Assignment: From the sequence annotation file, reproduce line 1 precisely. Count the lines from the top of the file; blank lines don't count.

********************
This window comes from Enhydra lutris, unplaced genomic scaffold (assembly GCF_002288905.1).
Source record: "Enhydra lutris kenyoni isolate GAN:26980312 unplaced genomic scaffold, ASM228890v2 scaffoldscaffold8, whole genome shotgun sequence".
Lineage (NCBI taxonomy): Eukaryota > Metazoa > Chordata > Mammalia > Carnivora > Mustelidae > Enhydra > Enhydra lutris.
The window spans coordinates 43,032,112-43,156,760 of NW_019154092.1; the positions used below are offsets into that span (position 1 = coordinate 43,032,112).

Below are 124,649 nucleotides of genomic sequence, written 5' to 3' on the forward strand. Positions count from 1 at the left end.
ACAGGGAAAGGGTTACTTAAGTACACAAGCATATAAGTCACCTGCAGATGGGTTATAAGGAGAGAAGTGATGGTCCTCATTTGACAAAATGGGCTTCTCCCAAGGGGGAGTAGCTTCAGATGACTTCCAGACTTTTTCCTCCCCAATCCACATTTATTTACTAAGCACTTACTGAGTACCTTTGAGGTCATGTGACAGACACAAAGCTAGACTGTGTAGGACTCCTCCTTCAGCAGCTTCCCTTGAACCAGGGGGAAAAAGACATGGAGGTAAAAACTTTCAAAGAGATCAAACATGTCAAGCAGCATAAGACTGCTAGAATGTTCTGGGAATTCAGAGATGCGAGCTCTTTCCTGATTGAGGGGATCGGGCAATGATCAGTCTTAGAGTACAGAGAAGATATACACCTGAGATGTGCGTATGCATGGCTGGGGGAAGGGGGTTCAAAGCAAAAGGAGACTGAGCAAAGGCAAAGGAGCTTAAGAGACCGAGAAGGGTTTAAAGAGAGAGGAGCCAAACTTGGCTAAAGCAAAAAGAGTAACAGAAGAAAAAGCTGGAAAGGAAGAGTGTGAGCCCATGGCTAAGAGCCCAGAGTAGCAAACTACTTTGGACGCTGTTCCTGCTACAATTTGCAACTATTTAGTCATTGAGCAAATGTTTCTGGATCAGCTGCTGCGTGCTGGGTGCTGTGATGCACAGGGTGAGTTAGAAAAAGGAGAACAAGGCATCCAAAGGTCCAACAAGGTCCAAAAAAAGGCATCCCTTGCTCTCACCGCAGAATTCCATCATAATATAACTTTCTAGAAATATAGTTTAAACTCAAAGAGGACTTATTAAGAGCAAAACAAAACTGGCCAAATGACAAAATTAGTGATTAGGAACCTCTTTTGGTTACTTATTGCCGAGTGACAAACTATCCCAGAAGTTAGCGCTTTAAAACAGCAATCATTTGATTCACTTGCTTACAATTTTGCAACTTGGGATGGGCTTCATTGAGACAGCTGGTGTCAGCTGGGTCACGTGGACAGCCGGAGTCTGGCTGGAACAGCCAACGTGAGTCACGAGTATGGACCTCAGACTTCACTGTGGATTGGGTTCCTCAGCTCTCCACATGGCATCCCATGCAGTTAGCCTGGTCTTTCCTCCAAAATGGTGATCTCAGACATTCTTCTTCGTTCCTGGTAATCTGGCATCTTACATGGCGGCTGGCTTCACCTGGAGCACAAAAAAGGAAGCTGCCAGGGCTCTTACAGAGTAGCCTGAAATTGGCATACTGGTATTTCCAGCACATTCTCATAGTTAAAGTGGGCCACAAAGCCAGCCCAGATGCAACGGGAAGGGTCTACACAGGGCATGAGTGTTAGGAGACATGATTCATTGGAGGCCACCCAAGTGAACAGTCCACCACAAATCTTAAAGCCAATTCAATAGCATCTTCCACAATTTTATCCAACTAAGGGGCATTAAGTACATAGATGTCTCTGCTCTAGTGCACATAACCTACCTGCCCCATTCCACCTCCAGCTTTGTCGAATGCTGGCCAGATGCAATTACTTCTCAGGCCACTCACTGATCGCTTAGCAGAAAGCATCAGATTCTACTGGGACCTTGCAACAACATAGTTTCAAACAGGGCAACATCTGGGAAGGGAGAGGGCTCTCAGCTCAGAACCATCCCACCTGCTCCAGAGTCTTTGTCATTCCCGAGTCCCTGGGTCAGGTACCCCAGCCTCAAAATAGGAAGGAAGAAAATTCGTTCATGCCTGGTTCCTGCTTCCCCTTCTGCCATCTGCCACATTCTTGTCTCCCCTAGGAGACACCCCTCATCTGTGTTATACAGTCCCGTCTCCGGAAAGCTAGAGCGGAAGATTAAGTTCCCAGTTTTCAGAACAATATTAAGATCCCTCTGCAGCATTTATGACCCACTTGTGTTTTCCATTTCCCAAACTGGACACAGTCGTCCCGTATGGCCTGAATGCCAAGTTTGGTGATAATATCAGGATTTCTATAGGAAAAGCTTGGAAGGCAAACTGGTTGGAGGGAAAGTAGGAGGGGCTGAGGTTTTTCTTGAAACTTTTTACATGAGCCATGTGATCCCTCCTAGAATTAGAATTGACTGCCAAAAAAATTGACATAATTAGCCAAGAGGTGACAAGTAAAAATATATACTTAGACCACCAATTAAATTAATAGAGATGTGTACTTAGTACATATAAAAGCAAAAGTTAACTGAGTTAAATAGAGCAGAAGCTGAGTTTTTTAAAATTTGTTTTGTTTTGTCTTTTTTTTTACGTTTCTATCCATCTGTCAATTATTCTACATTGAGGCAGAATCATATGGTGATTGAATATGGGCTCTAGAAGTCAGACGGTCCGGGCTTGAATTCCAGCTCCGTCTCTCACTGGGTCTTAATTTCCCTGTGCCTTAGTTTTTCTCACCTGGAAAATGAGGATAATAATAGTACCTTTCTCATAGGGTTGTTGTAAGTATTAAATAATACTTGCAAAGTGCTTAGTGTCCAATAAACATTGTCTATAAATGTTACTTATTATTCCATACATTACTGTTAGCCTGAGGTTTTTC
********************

This window comes from Enhydra lutris, unplaced genomic scaffold (assembly GCF_002288905.1).